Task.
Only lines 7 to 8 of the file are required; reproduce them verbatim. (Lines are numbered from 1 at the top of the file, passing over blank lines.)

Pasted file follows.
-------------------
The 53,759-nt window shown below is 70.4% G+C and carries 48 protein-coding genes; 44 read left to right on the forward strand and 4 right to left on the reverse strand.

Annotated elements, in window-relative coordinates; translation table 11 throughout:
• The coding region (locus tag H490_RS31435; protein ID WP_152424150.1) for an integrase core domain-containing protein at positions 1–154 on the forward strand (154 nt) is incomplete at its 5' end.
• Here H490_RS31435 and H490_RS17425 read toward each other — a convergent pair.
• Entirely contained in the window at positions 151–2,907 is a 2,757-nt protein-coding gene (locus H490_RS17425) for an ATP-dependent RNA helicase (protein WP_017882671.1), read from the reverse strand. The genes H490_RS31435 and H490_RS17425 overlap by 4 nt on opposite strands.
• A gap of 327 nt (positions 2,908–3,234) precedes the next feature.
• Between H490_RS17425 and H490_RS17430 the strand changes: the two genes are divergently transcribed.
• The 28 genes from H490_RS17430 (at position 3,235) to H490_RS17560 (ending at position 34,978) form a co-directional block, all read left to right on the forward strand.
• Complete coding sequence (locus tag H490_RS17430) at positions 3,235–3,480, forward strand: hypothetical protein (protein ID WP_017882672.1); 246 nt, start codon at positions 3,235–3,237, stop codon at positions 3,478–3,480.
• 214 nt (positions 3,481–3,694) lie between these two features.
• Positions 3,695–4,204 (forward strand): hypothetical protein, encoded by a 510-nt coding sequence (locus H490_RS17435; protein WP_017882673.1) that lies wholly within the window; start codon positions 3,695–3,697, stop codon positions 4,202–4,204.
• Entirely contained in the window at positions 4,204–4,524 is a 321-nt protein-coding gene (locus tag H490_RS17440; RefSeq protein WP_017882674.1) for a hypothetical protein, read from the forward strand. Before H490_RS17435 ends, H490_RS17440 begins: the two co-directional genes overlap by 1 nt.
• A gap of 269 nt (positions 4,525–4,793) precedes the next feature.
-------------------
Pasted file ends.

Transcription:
• Between H490_RS17425 and H490_RS17430 the strand changes: the two genes are divergently transcribed.
• The 28 genes from H490_RS17430 (at position 3,235) to H490_RS17560 (ending at position 34,978) form a co-directional block, all read left to right on the forward strand.